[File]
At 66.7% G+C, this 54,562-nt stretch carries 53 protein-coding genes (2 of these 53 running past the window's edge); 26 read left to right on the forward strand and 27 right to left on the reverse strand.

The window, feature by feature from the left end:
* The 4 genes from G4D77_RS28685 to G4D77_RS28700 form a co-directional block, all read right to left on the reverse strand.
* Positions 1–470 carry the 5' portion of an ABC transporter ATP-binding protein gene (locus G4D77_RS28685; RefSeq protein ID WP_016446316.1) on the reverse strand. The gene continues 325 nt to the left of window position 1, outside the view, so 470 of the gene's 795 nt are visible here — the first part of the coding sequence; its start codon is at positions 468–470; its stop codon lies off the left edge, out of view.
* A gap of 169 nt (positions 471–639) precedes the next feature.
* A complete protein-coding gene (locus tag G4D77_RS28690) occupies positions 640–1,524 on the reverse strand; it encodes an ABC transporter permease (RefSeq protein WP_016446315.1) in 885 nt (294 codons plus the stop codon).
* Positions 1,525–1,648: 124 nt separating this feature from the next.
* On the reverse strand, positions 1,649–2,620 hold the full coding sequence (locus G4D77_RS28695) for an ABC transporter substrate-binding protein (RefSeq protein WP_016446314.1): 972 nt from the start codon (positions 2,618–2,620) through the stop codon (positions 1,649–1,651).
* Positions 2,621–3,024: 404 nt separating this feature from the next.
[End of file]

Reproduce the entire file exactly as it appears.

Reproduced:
At 66.7% G+C, this 54,562-nt stretch carries 53 protein-coding genes (2 of these 53 running past the window's edge); 26 read left to right on the forward strand and 27 right to left on the reverse strand.

The window, feature by feature from the left end:
* The 4 genes from G4D77_RS28685 to G4D77_RS28700 form a co-directional block, all read right to left on the reverse strand.
* Positions 1–470 carry the 5' portion of an ABC transporter ATP-binding protein gene (locus G4D77_RS28685; RefSeq protein ID WP_016446316.1) on the reverse strand. The gene continues 325 nt to the left of window position 1, outside the view, so 470 of the gene's 795 nt are visible here — the first part of the coding sequence; its start codon is at positions 468–470; its stop codon lies off the left edge, out of view.
* A gap of 169 nt (positions 471–639) precedes the next feature.
* A complete protein-coding gene (locus tag G4D77_RS28690) occupies positions 640–1,524 on the reverse strand; it encodes an ABC transporter permease (RefSeq protein WP_016446315.1) in 885 nt (294 codons plus the stop codon).
* Positions 1,525–1,648: 124 nt separating this feature from the next.
* On the reverse strand, positions 1,649–2,620 hold the full coding sequence (locus G4D77_RS28695) for an ABC transporter substrate-binding protein (RefSeq protein WP_016446314.1): 972 nt from the start codon (positions 2,618–2,620) through the stop codon (positions 1,649–1,651).
* Positions 2,621–3,024: 404 nt separating this feature from the next.